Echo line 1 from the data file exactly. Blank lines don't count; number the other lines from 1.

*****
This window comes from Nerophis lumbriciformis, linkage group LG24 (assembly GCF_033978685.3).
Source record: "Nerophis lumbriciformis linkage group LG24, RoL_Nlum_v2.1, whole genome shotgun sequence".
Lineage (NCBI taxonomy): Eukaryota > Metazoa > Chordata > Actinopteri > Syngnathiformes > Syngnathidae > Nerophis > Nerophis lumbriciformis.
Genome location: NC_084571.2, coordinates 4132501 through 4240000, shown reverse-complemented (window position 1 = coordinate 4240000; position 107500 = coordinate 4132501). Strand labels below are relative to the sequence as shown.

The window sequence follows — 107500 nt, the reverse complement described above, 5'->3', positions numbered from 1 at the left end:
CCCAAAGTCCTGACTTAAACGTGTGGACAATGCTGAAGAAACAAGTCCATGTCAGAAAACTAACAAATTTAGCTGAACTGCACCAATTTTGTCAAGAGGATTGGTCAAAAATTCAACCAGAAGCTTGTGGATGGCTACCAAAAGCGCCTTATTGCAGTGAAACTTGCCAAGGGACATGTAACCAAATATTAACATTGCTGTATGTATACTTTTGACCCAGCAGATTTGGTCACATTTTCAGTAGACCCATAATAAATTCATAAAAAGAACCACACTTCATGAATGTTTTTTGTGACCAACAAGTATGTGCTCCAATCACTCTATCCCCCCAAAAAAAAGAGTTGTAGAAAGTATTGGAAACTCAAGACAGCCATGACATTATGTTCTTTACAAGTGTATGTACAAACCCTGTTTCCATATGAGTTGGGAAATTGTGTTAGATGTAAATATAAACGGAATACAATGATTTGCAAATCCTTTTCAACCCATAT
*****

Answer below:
This window comes from Nerophis lumbriciformis, linkage group LG24 (assembly GCF_033978685.3).